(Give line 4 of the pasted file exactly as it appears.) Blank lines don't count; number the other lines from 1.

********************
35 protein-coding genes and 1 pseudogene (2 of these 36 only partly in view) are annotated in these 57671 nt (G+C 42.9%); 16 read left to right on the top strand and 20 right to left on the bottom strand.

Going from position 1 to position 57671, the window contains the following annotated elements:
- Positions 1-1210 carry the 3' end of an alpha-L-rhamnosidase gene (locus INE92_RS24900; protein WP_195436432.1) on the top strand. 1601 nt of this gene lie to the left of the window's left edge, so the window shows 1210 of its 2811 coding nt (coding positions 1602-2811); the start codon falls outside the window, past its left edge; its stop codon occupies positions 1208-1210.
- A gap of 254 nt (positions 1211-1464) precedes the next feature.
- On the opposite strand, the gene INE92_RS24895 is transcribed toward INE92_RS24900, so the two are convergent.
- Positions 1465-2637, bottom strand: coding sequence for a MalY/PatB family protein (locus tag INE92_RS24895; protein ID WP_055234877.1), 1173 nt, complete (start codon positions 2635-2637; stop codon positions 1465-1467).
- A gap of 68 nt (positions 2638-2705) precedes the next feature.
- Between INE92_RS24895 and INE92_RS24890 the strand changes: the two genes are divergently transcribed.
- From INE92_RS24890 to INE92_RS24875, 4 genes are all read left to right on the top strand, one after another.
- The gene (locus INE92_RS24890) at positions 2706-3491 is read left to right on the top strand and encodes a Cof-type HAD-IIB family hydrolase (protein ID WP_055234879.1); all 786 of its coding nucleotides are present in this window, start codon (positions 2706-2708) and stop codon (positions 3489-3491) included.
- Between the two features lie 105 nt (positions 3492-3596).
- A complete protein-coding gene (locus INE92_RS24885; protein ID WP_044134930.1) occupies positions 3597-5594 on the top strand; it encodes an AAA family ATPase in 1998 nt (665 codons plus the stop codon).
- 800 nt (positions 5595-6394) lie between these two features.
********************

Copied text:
- A gap of 254 nt (positions 1211-1464) precedes the next feature.